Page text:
How old is your child? Depending upon the age of your child, this might be behavior that is typical of the age or it might signal an underlying problem. If your child is in preschool, I would talk with your child's preschool teacher about their perceptions and recommendations. Some of this is certainly age-appropriate at this age.
However, if your child is in elementary school, there is a little more cause for concern. Similarly, I would approach your child's teacher and ask for their advice.
Regardless, your child may be eligible for free testing through the school or school district (if they are in preschool). However, there generally needs to be some kind of referral (or you can request it of the special eduational administrator). I have included a link to a sample letter requesting the evaluation below.
anoniem - the member who asked this question - selected this as the best answer posted by another Education.com member.
from a fellow member
In first grade, it is common to see students transpose letters and numbers in writing. You may even see students call out a d when they see a b on flash cards or other letters. The letters you've mentioned seem to be the most common and also includes q.
It's not anything you should be worried about, it is just something that you will want to practice with your child. Through practice, this will improve but even later, you may still see occasionally that your child will write a letter backwards (it is common). As far as left side or right side-again is just a matter of practice. I've seen teachers place stickers on one hand or another to indicate which to use. To make it simple for your child, for instance, if he is right handed, remind him that how he can remember which is which, is he writes with his right hand or vice versa.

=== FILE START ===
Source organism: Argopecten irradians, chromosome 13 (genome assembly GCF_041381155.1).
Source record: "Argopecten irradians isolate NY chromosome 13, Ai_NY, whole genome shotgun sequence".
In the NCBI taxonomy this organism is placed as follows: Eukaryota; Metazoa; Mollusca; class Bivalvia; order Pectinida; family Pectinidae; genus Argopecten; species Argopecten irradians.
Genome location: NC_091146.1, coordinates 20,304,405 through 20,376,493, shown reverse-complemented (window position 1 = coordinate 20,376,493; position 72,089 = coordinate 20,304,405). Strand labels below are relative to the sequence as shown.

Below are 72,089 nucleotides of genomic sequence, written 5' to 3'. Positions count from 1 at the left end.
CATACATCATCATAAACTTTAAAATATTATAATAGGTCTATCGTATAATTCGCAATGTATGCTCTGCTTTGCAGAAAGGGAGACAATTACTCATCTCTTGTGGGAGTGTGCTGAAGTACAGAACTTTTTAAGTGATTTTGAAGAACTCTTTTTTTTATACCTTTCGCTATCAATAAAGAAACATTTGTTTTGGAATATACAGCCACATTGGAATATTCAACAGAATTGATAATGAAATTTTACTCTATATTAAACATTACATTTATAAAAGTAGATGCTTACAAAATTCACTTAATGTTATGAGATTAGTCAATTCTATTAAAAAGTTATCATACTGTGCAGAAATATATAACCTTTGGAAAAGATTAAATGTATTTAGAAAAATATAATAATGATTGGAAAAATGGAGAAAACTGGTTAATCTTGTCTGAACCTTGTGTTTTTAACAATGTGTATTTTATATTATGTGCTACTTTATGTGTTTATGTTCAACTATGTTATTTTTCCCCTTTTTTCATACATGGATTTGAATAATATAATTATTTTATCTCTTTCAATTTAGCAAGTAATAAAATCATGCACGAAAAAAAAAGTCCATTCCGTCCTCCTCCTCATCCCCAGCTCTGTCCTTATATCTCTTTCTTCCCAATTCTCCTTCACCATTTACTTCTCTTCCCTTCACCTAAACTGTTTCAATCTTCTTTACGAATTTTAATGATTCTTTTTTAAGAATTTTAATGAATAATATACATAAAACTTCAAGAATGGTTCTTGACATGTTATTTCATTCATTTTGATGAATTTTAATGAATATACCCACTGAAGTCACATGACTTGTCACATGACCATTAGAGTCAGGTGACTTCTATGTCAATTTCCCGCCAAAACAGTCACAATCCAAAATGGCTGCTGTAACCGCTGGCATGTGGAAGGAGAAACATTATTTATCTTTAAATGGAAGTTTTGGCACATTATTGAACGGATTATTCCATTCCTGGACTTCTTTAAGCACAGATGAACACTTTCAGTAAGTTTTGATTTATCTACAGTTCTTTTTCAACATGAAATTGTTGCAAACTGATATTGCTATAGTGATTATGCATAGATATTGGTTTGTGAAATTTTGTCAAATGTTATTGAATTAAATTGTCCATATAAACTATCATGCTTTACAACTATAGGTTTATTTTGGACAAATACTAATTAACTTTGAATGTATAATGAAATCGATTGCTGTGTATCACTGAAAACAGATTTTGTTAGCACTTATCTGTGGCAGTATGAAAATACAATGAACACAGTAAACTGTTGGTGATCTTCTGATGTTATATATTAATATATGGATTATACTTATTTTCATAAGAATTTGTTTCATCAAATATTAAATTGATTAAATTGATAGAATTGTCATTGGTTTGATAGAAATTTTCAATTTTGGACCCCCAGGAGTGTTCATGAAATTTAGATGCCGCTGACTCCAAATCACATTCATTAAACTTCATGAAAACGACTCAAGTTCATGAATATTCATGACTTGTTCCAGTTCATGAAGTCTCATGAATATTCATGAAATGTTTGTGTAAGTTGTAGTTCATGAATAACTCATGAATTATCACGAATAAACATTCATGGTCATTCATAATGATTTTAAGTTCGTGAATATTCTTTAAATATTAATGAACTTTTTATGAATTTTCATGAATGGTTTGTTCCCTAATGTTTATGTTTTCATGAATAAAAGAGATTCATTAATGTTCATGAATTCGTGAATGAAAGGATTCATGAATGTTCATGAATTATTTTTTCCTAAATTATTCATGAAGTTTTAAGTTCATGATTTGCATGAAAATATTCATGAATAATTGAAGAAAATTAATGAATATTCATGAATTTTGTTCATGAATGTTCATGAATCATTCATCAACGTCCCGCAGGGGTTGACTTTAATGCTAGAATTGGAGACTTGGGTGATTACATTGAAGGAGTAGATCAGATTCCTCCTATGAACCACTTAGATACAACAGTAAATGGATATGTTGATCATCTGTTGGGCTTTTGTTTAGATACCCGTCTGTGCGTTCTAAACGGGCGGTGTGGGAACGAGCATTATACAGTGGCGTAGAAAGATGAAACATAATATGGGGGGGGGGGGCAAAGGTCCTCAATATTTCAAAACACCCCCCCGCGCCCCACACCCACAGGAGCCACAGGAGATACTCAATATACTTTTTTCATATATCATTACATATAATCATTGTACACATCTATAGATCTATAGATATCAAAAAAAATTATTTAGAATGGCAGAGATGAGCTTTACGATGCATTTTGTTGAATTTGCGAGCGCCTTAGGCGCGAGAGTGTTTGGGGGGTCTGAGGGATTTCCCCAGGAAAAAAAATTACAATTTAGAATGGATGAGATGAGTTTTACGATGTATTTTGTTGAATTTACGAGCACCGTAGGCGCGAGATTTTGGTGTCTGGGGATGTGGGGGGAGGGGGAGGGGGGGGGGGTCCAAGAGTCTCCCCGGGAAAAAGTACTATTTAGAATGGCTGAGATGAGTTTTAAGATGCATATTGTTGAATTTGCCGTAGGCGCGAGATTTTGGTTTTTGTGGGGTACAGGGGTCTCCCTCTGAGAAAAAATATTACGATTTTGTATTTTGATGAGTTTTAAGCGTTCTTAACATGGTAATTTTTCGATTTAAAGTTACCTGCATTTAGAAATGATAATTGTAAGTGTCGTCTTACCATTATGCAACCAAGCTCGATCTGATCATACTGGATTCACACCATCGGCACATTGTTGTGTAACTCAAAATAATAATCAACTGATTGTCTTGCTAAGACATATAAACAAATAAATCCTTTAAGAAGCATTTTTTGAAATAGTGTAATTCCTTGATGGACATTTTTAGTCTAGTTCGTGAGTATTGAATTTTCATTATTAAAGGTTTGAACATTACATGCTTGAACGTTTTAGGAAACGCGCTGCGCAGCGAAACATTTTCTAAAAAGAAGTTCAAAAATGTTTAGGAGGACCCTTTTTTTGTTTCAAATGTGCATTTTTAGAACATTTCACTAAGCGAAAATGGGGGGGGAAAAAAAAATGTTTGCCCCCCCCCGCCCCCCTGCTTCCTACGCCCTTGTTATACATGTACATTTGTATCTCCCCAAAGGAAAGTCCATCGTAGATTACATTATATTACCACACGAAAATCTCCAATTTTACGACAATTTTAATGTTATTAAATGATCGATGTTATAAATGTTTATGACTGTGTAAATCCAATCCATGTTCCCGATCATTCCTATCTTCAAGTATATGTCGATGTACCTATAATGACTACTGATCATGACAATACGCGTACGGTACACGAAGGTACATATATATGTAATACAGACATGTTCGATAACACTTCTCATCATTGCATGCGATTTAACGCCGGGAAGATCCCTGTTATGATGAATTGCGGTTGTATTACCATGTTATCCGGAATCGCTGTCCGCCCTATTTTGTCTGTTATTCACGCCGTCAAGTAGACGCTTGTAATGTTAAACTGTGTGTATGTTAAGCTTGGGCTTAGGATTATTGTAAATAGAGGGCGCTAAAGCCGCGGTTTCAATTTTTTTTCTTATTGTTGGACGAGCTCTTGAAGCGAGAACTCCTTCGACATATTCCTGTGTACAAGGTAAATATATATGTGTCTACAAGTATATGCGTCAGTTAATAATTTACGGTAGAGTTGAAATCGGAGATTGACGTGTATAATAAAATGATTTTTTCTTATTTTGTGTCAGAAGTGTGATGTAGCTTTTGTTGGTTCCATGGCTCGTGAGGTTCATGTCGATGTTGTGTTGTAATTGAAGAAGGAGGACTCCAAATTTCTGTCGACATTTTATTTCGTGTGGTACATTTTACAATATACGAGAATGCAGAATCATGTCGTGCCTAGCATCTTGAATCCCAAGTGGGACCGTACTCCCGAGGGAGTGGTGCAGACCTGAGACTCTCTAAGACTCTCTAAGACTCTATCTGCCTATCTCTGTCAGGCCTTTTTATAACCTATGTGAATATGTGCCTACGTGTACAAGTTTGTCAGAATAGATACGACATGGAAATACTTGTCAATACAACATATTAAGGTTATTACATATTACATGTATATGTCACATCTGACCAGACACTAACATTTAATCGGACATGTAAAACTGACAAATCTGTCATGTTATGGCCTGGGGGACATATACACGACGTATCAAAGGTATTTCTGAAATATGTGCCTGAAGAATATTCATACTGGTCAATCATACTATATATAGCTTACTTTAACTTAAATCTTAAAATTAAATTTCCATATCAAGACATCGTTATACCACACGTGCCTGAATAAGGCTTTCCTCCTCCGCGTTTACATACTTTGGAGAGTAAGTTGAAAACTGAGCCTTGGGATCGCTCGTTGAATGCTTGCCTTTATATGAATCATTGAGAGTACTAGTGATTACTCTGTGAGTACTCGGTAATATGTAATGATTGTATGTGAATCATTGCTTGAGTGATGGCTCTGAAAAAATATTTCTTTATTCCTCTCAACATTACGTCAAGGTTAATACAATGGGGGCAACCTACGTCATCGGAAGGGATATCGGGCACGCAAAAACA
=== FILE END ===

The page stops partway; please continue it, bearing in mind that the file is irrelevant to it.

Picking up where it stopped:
I've included a couple links for you, the first is a worksheet for left/right practice and the second is to a site where others have the same concerns as you. It mentions that it is very common with children to do just as you have described and especially with boys, it also mentions that boys may continue this until age 9 easily. If your child was showing signs of dyslexia, there would be many other indications that your teacher would have most likely have noticed.
Children with midline crossing problems generally have mixed hand dominance or were late establishing a hand dominance, have difficulty with drawing diagonals, often split crossing their "t" at the top and have visual spatial issues such as reversing numbers and letters. You may want to have an occupational therapist take a look at your son since he is still struggling with his number and letter writing. There should be an occupational therapist who consults with his school if he is in public school. A good book to read about this is Sensational Kids by Lucy Jane Miller, OTR.
The letter b, p, d, all consist of a stick and a ball, its just their orientation ie: spatial awareness. Most children especially these days, have no experience in spatial awareness, due to sedentery life style.
Physical activity will help, with this, your body needs to experience going up and under, across , etc.. some teachers also however like to teach b and d together> however this is not advisable.
if you put your left hand thumb up and close your fist, your hand will make the letter b, and the right hand will make the letter d, , then you can associate the b, with the left hand, and d with the right hand. I hope this makes sense. :) like the other members have stated, this is a common problem.